Genexus (Nuclear Blast)
By Mike Delano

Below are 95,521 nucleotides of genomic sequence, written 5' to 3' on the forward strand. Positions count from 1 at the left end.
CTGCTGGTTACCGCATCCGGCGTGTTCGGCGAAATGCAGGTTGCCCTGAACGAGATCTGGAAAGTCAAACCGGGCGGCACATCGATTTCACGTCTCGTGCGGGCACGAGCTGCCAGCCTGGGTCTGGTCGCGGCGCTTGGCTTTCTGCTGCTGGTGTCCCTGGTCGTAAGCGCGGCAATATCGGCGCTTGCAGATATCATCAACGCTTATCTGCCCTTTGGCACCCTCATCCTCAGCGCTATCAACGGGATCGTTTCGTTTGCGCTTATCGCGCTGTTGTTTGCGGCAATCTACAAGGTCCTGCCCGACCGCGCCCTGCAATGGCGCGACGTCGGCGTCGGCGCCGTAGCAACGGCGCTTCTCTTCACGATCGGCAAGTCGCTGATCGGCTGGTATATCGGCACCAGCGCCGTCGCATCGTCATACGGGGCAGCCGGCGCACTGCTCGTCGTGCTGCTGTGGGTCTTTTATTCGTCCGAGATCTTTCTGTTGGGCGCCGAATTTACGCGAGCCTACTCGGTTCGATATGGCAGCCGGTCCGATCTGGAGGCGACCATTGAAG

Hollywood couldn’t be bothered to deliver a non-shitty Terminator movie this summer, but that didn’t stop the much more reliable Fear Factory from putting together another kick-ass soundtrack to the near-future robot apocalypse. Genexus, their ninth album, delivers exactly the mix of brutality, melody, foreboding and ambition we always want from them. The opening track won’t turn any heads, but soon enough we’re off to the races with “Anodized” and “Dielectric” — both punctuated by soaring choruses from vocalist Burton C. Bell — that recall the wide-eyed, cinematic scope of Obsolete. Then the band really digs in with “Soul Hacker,” a bass-heavy bruiser that sounds like a lost cut from their aggressive 2004 comeback record Archetype, and the title track, which serves as a reminder that FF is never afraid to throw some groove into the mix (see: “Descent,” even “Replica”) that you can almost dance to (not advised while in the pit). Likewise, they’ve always found success with sprinkling in some slow tracks throughout their albums, both to provide contrast and to lend some gravity to the tales they tell of technological warfare and the rapid evolution of man into machine. Here, “Expiration Date” and the bonus track “Enhanced Reality” serve that purpose well, walking the line between forlorn remembrance of the time before technology overload and battle cry for resisting automation and living life to the fullest. It’s inspiring to know that Bell and guitarist Dino Cazares still have such a burning desire to refuse and resist after all these years, and as long as they keep putting out albums this strong, long may they keep fighting on the frontlines.